Helicopter emergency medical service (HEMS) is an important part of prehospital emergency medicine. The working conditions lead to high physical stress, especially in rescue operations. To date, little is known about the cardiovascular stress of HEMS crew members in the rescue service. Examinations of professional groups in public security have shown a significant risk in these. The present study aims to determine the cardiovascular stress profile during rescue situations in HEMS crew members.
A total number of 21 (male n=20) HEMS crew members (11 emergency physicians and 10 paramedics) participated in the prospective study. Heart rate (HR), blood pressure (BP) and long-term ECG measurements were recorded at the whole operation day. The changes of measurements during rescue operation (in total 52 operations) were compared to these of standby time.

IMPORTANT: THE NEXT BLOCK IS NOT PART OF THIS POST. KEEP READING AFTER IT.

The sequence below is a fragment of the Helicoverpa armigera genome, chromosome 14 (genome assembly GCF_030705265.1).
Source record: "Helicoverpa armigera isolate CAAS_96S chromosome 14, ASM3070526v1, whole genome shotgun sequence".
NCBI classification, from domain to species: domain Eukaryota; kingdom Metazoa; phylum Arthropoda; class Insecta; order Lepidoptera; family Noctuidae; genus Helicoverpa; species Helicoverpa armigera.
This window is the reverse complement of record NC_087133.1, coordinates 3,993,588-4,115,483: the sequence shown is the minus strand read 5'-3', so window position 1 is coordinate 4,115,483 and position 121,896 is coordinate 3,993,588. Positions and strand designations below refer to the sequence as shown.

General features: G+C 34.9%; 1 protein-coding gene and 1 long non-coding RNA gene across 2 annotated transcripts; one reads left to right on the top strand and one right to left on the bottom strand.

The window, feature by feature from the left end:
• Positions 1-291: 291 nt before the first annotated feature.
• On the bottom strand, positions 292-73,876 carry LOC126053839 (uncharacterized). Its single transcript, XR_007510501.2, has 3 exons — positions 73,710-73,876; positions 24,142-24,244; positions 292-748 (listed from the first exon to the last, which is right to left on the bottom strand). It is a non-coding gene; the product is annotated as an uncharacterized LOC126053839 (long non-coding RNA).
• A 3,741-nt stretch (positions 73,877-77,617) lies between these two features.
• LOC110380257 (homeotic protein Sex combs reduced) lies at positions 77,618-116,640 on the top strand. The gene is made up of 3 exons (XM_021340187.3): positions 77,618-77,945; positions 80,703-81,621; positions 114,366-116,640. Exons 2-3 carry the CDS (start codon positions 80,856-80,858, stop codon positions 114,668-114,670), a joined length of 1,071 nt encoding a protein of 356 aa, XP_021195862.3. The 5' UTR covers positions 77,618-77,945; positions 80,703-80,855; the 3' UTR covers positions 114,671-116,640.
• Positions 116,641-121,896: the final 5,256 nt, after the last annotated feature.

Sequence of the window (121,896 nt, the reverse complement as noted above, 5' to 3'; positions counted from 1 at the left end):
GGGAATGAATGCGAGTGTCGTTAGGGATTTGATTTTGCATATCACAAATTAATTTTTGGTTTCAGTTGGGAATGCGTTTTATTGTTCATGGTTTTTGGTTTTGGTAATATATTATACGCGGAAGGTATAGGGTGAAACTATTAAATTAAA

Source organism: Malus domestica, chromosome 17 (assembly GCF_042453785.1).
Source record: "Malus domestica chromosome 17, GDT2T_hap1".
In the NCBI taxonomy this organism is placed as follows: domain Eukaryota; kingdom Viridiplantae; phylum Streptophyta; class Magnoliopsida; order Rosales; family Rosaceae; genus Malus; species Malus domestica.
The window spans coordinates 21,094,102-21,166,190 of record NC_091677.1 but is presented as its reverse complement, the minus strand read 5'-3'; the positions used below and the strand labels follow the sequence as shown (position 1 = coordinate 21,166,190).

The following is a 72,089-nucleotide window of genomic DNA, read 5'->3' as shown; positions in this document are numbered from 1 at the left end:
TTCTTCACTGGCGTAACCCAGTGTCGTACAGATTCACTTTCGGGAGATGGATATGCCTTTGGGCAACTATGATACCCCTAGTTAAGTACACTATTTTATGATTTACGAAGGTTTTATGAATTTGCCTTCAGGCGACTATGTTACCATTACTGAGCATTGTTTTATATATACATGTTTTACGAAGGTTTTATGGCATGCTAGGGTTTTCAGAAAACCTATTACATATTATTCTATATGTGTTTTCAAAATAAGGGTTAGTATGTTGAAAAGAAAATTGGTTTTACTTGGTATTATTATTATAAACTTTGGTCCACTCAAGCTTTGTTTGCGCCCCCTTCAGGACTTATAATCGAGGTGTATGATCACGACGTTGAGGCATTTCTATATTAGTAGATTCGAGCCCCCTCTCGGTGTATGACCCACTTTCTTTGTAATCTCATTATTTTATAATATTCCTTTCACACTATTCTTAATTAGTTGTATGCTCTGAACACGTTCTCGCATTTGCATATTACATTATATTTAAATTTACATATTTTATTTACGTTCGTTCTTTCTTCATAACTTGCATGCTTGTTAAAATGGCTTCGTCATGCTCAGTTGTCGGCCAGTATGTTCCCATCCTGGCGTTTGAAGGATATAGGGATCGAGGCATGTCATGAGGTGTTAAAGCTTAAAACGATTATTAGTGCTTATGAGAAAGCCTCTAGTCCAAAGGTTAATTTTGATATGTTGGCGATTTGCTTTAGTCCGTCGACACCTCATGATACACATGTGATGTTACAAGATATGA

Rescue operations lead to increased load on the cardiovascular system. Expression of this is significantly higher BP, HR values and rate of cardiac events compared to standby time. Significantly higher of both, mean and maximal, diastolic and systolic blood pressure were measured on duty. Especially the difference in BP sys mean is 7.4 ± 9.0 mmHg (7.4, CI [5.1; 9.7], p <0.001). HR minimal, mean and maximal were also significantly higher during rescue operations. HR max was 33.7 bpm higher on average than in the standby time (CI [26.2; 40.8], p <0.001). Cardiac events occurred significantly more frequently during the period of rescue operation than in standby time hours (time volume of 1 hour, p = 0.02).
The results show a significant load on the cardiovascular system during rescue operations in HEMS crew members. This is expressed in a higher occurrence of extrasystoles, HR and BP values during rescue operation than on standby time. Therefore, it is important to carry out a risk stratification of the personnel deployed in the HEMS crew members to prevent cardiovascular risk and events.